• In one of the biggest upsets this election year, former Telemundo and Univision reporter Milagros “Milly” Santiago (31) not only defeated the City Council’s longest serving Hispanic alderman and current Vice Mayor, Ray Suarez, she also managed to weaken 31st Ward Democratic Committeeman Joe Berrios’ longheld control over the Northwest Side ward.

    Suarez’s defeat was the latest blow to Cook County’s leading democrat; his daughter, Toni Berrios, lost her 2014 reelection bid for the state legislature and his hand-picked candidate for the 36th Ward, Omar Aquino, lost to Gilbert Villegas.

    Santiago’s win also puts Berrios in a vulnerable position of potentially losing his party chairmanship. First appointed as the Ward’s Democratic committeeman in 1987, Berrios subsequently lost the seat, after the Harold Washington-backed candidate, Raymond Figueroa, beat his candidate for alderman, and then ran against and beat Berrios in the Committeeman elections the following year. Berrios regained control over the seat in 1991, the same year Suarez joined the Council, and has held on to his Committeeman seat ever since.

    Santiago hasn’t said whether she will run against Berrios for committeeman next year, but she hopes to avoid any animosity. “I hope [Berrios] reaches out to me and congratulates me because in the future we will have to work together,” Santiago told Aldertrack. “This is how politics is [...] We ran a very aggressive but very good campaign and this is a new day. We just have to learn how to flip the page and start a new era with better services.”

    Santiago first declared victory on Election Night after all of the ward’s precincts reported her with a 131 vote lead over the 24-year incumbent. But Suarez refused to concede the race until all absentee and provisional ballots were counted and Berrios, who was by his side that night, reportedly vowed to take legal action to ensure an accurate ballot count. However, Suarez never filed a recount and his campaign was absent from the Board of Elections’ final two absentee counts.

    Although the Board of Elections certified the results last Thursday, declaring a Santiago win by 79 votes, Suarez has yet to call Santiago to concede. Instead he admitted defeat on his Facebook page the following night:

    From the bottom of my heart I want to thank the voters of the 31st ward who have allowed me to serve as Alderman since 1991. Serving as your Alderman has been the greatest honor of my life. This is afterall my home, my community, and I take pride in the progress we have made over the years.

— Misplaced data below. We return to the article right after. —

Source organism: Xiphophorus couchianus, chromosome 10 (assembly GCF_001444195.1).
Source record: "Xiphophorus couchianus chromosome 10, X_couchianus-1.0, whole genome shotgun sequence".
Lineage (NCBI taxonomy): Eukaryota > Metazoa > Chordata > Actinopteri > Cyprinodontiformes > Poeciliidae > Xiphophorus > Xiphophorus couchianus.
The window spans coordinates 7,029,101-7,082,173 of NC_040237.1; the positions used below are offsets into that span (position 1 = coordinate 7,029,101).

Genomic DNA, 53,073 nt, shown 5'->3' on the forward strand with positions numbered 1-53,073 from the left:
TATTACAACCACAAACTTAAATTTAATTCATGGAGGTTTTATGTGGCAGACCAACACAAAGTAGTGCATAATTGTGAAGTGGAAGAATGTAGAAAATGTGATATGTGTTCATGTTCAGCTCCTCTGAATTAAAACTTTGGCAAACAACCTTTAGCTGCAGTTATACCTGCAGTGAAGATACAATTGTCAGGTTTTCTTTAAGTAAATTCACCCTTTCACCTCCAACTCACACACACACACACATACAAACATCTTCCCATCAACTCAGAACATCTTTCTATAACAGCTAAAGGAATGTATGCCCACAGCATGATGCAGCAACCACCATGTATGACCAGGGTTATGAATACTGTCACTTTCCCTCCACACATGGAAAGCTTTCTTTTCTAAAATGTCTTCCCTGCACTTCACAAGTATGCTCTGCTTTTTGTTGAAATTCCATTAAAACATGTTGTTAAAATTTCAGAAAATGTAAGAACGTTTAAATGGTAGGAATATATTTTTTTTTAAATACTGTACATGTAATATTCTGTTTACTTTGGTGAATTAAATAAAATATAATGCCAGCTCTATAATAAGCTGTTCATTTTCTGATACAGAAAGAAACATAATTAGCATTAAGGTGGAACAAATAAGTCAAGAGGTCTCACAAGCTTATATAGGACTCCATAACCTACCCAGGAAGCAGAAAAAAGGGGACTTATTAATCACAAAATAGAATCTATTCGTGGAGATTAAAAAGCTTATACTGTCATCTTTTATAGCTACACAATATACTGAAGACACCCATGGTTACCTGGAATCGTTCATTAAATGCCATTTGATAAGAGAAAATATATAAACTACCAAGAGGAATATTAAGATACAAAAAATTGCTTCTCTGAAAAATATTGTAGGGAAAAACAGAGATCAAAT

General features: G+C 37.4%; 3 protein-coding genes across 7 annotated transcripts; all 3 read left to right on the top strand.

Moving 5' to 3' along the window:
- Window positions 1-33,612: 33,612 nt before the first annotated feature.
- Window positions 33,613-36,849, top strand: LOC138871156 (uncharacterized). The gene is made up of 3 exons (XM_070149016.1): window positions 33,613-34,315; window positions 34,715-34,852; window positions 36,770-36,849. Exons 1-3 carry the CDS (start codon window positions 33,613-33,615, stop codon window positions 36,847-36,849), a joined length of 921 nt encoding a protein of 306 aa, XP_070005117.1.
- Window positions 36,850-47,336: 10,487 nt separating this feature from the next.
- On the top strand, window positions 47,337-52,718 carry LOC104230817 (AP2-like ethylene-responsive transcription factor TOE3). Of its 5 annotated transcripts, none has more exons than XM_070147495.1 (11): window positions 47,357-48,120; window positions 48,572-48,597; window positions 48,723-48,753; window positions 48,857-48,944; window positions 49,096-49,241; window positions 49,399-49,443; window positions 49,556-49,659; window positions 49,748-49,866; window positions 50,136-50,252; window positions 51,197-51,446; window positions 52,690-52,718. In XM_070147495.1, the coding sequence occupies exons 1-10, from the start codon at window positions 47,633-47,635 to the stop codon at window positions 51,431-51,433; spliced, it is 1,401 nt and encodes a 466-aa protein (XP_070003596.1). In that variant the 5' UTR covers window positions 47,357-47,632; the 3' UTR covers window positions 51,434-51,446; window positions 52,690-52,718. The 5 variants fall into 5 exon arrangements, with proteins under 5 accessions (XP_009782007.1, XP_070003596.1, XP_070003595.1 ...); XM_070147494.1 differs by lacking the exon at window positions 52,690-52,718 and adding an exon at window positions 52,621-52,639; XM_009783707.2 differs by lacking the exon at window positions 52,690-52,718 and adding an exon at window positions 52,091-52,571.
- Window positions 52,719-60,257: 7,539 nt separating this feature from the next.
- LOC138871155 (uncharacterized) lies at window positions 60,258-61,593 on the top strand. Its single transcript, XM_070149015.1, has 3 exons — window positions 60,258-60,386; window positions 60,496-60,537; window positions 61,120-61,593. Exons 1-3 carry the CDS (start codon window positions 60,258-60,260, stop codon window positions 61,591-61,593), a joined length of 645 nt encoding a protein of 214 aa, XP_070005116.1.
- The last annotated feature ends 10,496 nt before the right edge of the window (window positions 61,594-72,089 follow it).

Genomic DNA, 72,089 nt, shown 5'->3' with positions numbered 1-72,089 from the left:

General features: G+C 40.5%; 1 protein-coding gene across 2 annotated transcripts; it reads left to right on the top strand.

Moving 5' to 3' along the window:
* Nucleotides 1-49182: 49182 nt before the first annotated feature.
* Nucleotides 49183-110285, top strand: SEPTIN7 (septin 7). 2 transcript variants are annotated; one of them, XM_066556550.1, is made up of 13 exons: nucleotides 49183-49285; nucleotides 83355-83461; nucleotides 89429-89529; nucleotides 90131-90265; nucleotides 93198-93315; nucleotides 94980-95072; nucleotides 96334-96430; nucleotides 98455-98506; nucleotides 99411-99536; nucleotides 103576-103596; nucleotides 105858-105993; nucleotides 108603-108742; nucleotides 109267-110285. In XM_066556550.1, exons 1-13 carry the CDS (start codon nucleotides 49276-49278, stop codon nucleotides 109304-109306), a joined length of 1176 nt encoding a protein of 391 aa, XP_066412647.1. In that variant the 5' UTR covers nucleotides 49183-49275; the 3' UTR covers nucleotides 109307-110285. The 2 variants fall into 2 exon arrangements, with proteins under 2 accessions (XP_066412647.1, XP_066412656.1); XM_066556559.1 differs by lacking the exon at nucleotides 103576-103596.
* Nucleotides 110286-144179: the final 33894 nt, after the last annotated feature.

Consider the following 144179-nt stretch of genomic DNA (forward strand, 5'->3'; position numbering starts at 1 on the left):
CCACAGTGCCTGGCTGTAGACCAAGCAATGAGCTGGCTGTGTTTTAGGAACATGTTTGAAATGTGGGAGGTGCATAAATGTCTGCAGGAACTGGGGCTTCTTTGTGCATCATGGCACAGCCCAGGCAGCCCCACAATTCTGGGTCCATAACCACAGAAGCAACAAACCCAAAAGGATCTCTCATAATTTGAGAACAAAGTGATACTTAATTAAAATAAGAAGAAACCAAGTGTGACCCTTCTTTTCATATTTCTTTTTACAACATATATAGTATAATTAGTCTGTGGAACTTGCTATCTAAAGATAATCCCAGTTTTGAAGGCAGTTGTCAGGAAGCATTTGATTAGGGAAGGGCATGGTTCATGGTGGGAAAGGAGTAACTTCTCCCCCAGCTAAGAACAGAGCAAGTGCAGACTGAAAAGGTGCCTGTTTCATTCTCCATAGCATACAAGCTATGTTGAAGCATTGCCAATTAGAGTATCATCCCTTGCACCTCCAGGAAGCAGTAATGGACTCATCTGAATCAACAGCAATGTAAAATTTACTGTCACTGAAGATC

Once again, thank you for your trust and support over the last 24 years. You have been more than just voters; you are my neighbors, my friends, my family. My wife and I will continue to live in the neighborhood and we look forward to watching the ward continue to grow and flourish under the new Alderman.

    As with all new aldermen, Aldertrack interviewed Milly Santiago to get a sense of her goals and objectives. The following is a summary of our interview with her last week.

    Legislative Platform: Much of Santiago’s platform will focus on making her office more transparent to residents and businesses, something she says Ald. Suarez failed to do during his long tenure in office. “People felt disrespected. They didn’t feel like they had a voice,” Santiago said people were frustrated with Ald. Suarez for expediting public projects and zoning changes with little input from the community. Santiago plans to implment participatory budgeting in the 31st Ward, which lets residents decide how aldermen should spend their allotted menu money. Santiago says she also wants to improve public safety and spur economic development in the ward.

    Potential Caucus Alignment: Although she ran as a progressive candidate and shortly after pushing Ald. Suarez into a runoff, Santiago received the endorsement of mayoral candidate Jesus “Chuy” Garcia, whom she featured on her Election Day palm cards. But Santiago told Aldertrack that she is not making any formal commitments to join the Council’s Progressive Caucus.“I want to come to the City Council very open minded. There are a lot of great ideas from these caucuses,” Santiago explained that she would need to see how the progressive agenda and that of the Latino Caucus align with the needs of her constituents.

    Biggest Obstacles: Santiago says the biggest obstacle she’ll likely face as alderman is how to deal with the city’s budget. “The city is going through a fiscal crisis and there is going to be tough decisions ahead,” Santiago said. “We need to find new forms of revenue.” She said property taxes would be a “last resort” because the city can’t “punish homeowners on fixed incomes.”

    Ward Office/Logistics: Santiago says she is in the process of collecting resumes and has not yet decided on a chief of staff.

  • With only 52% of the vote, David Moore (17) defeated a field of candidates including Glenda Franklin, the proxy of retiring Ald. Latasha Thomas and influential neighborhood activist, Rev. Michael Pfleger, pastor of St. Sabina Catholic Church. Franklin, who had also worked as a secretary at St. Sabina, had received Rev. Pfleger’s full-throated support and endorsement.

    When Aldertrack asked Moore about his current relationship with Pfleger, he demurred, saying that they have a “great relationship” and that the pastor reached out to him less than a week after he won the election.